Three years ago, the Toronto International Film Festival (TIFF 2009) presented an extraordinary feature length debut by director Katarzyna Roslaniec called "Mall Girls".
Coming to TIFF 2012 is a new film from this talented director. Entitled "Baby Blues", it will be showing at TIFF 2012 Monday September 10 Cineplex Yonge & Dundas 9 6:00 PM, Wednesday September 12 Cineplex Yonge & Dundas 4 9:00 PM and Saturday September 15 Cineplex Yonge & Dundas 2 12:15 PM.
I have had a chance since I first saw "Mall Girls" to see it a couple of more times. Here's a new revised version of a piece I first wrote in 2009.
Galerianki (2009) ***1/2
Dir. Katarzyna Roslaniec
Starring: Anna Karczmarczyk,
Dagmara Krasowska, Dominika Gwit, Magdalena Ciurzynska
Review By Greg Klymkiw
The most alarming trend in Central and Eastern Europe since the fall of Communism has been the sexual exploitation of women. In spite of the promise of a new life through capitalism and the free market, pretty much all of these countries have suffered a drastic rise in poverty and homelessness.
Add to the mix an Old World patriarchy that remains entrenched in Slavic cultures, a veritable explosion of organized crime and an increasing demand for sexual services – life for many young women has become desperate, cheap and dangerous. The combination of basic needs not being met and an ever-multiplying Western-styled consumerism creeping into the consciousness of the people through advertising has meant a rise in women either choosing to be prostitutes, or worse (as so expertly detailed in investigative journalist Victor Malarek’s shocking book “The Natashas”), women are duped and/or kidnapped and subsequently forced into prostitution. One million women per year from Eastern Europe disappear and are sold into sexual slavery.
Mall Girls, a Polish film by director Katarzyna Roslaniec, is a terrific feature length debut. Focusing upon the lives of several disadvantaged 14-year-old girls, it is an exquisitely directed piece of filmmaking.
Using a swirling, occasionally jittery camera and settings that offer stunning contrasts between the colour-dappled world of the mall where the girls find true happiness and the dank hallways and scuzzy, cramped apartments in housing projects where the grime and poverty ache with despair, Roslaniec creates a visual palate that reflects the dichotomous lives of the girls. We see both the dreams (the mall, consumerism and easy money) and the realities (squalid homes where physical abuse and poverty run rampant, cramped classrooms presided over by frustrated teachers and sordid backdrops for all manner of sexual activity).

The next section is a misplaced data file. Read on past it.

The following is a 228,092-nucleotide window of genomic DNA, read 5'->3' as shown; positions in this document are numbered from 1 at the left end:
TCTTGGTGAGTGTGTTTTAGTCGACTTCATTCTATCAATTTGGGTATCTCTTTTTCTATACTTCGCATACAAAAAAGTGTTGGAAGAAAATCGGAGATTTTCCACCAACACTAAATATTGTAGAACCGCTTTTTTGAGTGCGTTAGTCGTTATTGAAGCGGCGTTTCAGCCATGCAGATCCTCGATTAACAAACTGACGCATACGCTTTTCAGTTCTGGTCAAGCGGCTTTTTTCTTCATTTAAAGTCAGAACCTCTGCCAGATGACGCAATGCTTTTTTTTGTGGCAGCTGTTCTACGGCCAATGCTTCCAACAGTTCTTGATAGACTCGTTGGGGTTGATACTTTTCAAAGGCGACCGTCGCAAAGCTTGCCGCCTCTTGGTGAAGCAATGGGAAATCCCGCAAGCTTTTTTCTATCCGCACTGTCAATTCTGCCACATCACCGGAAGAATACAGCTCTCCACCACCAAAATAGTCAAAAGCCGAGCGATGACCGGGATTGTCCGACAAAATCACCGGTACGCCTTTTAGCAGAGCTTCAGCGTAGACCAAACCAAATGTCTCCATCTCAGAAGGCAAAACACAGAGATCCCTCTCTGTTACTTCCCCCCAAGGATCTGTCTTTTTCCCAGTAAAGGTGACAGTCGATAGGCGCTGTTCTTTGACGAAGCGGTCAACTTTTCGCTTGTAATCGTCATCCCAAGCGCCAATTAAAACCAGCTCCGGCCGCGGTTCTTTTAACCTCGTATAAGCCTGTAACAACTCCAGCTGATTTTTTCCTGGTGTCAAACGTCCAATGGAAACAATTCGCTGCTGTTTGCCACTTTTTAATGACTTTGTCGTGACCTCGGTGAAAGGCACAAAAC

When I first saw the film, I felt quite strongly that an intermittently fine screenplay betrayed this perfection by veering into territory that seemed too expected and finally, much too convenient. Luckily, the film holds up very well on subsequent viewings in spite of this.
I still feel like the story rushes to a conclusion that strains the credibility the film garners in its first two-thirds. I wonder now, too, if this is less a script problem as perhaps one that occurred with respect to exigencies of production (perhaps on-set rewriting to compensate for lack of time to garner all the elements on the page) and/or post-production (where the result might have been a lack of footage to begin with or a second-guessing of what footage existed). Or, perhaps this is precisely the way the director wanted to make it. And there are also several elements within the screenplay that do work beautifully in tandem with other elements that work very well.
My quibbles aside, Roslaniec ends the film with such a daring and evocative final shot, that one forgives and frankly forgets the script’s eventual deficiencies in its last act. Film, after all, is a visual medium and as such, the final image speaks volumes.
The movie is dazzlingly directed and Roslaniec elicits fresh, natural and realistic performances from her young cast. All these elements combine to exquisitely capture the contrasts in these girls’ lives. Between their burgeoning sexuality and their willingness to risk it all for emotionless, loveless sex in exchange for money and other favours, the film delivers reality-based polar opposites to render a very solid narrative conflict that drives the film forward.
Mall Girls very successfully navigates the area of public school peer pressure and the various rollercoaster-like emotional rides these women are taken on, and indeed, choose to take.
This touching portrait of how womanhood in European cultures rooted in a Slavic tradition is assaulted, perverted and exploited is imbued with a very indelible reality. In a society and culture so full of promise, it bitterly offers only despair and easy ways to make poor and often tragic choices.
Countries like Poland, Russia and Ukraine have an ages-old history of a warrior mentality. It might take another thousand years to fully dissipate. Though in fairness to those traditions, one could also point to Western influences as having their own form of negative impact upon the treatment of women. To blend that with a male-centric combatants' mentality is a highly combustible mixture.